Frankenthaler employed this technique in her prints as well. Created from four color screens, Mary Mary, another work offered in the auction, features gestural swatches of green, purple, white and black against a bright red backdrop. It is both vibrant and gentle, offering a beautiful combination of liveliness and refinement.
Corita Kent, aka Sister Mary Corita, began her career as a sister of the Immaculate Heart of Mary in Los Angeles and later served as both an educator and activist at Immaculate Heart College. Kent’s primary medium was screenprinting; during her prime, from the 1960s through the 1980s, the self-taught artist’s unique approach to printmaking pushed the boundaries of two-dimensional media. Kent’s emphasis on printmaking was partly due to her wish to make art accessible to a wider audience.
Her animated screenprints and drawings incorporated widely recognizable slogans and excerpts from her favorite writers. While her earlier works are inspired by civil rights movements and antiwar protests, the majority emphasize love, peace and happiness. Originally completed in 1968, Kent’s International Signal Code Alphabet encompasses 26 kaleidoscopic serigraphs integrating scripture, typography, images, icons and the maritime flags of the International Code of Signals. This portfolio is iconic of the artist’s work, and Heritage is excited to offer the series in its April 18 auction.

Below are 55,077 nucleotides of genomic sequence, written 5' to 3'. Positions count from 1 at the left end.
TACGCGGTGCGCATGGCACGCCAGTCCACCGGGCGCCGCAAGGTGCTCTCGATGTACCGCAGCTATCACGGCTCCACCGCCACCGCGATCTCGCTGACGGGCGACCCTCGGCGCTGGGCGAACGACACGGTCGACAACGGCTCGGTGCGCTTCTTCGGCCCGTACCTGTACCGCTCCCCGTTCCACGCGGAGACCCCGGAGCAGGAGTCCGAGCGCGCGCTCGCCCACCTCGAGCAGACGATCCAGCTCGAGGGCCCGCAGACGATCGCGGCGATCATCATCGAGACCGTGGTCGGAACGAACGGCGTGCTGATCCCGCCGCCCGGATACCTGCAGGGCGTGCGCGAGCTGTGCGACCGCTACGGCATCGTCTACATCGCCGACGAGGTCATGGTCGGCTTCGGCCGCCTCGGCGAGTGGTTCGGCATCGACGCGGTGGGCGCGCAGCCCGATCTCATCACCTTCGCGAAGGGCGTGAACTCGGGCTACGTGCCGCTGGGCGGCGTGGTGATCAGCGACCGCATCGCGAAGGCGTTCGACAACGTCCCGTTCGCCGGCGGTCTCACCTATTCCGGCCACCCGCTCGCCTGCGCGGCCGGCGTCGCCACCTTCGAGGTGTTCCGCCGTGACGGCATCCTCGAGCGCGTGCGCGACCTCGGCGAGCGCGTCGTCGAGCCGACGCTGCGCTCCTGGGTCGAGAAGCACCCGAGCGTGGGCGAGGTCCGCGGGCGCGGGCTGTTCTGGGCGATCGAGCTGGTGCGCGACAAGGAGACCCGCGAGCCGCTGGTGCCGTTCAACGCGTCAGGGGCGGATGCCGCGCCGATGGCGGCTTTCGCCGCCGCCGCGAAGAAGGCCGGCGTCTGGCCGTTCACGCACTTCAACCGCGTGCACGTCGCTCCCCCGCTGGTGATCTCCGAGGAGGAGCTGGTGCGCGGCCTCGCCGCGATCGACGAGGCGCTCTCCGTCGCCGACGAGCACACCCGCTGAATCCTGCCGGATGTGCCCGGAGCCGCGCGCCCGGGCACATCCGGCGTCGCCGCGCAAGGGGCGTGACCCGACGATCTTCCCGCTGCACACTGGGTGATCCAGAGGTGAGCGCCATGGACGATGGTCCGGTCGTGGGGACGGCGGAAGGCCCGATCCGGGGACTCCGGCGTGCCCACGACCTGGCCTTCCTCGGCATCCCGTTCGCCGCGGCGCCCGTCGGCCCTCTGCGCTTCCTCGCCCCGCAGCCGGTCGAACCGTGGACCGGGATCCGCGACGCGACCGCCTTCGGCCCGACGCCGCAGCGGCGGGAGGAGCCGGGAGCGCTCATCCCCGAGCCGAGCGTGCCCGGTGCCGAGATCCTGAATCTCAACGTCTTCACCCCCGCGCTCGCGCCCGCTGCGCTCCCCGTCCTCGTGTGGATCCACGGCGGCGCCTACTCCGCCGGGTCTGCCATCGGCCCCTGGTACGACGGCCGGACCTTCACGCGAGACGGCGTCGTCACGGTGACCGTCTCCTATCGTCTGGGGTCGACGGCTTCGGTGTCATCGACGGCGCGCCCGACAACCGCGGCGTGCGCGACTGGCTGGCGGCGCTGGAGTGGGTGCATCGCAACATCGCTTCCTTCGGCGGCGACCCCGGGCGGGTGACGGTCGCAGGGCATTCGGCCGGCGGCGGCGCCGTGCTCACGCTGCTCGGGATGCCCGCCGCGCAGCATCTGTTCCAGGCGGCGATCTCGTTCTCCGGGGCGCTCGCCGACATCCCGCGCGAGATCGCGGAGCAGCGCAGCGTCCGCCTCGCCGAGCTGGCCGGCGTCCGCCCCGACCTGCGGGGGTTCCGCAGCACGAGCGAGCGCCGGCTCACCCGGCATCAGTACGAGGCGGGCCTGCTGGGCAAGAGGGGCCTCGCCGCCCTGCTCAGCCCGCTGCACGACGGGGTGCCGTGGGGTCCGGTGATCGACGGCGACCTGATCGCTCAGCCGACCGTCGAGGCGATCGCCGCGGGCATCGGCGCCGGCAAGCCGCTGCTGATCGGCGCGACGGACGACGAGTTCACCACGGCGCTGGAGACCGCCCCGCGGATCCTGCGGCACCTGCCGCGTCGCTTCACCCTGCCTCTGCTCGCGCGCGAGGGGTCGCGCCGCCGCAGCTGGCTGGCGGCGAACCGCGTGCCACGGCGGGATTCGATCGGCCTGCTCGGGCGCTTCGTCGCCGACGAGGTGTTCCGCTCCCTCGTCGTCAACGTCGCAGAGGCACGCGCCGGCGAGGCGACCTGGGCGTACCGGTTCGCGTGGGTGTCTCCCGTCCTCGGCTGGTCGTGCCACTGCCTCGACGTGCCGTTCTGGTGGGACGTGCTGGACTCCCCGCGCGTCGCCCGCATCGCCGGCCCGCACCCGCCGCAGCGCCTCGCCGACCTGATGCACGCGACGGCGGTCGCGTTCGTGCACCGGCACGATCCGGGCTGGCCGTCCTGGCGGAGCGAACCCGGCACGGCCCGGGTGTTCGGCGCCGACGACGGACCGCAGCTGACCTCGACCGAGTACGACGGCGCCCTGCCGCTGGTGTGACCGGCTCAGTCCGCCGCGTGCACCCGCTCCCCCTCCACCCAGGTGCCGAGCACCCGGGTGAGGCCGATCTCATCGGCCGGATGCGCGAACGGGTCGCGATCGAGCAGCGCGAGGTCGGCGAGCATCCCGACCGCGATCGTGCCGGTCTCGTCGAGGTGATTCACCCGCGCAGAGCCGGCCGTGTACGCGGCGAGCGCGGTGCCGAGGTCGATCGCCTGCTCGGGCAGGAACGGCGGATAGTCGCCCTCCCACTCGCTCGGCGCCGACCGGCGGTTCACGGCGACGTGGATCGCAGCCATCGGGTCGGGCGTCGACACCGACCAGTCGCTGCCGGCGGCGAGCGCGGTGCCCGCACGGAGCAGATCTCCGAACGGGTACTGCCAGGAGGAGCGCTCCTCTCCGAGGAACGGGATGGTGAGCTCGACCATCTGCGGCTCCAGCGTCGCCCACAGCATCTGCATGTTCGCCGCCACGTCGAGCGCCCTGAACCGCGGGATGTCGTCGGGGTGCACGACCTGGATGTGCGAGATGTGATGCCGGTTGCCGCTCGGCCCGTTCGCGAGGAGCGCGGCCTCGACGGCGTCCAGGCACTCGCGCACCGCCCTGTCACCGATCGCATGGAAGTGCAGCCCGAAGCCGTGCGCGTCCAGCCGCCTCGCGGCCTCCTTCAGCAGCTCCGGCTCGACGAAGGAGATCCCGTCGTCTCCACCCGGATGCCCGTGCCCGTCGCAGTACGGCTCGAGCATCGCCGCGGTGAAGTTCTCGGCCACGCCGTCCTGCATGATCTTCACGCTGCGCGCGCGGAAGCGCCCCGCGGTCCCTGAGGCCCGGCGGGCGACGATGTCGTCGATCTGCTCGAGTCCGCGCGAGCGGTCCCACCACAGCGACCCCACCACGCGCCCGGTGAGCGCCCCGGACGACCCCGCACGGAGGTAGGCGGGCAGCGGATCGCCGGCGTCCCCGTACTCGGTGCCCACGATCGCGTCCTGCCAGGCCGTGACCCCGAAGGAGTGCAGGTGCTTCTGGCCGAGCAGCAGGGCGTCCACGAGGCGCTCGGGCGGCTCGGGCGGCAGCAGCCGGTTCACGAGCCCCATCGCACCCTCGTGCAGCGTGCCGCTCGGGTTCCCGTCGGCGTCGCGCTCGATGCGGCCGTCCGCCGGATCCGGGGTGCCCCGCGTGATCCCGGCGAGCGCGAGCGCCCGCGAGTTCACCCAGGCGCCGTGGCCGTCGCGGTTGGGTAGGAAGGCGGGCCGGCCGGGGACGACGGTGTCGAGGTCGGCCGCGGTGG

If you have questions about upcoming Prints & Multiples lots or wish to consign your prints, contact Rebecca Van Norman at RebeccaV@HA.com or 214.409.1772, or Desiree Pakravan at DesireeP@ha.com or 310.492.8621.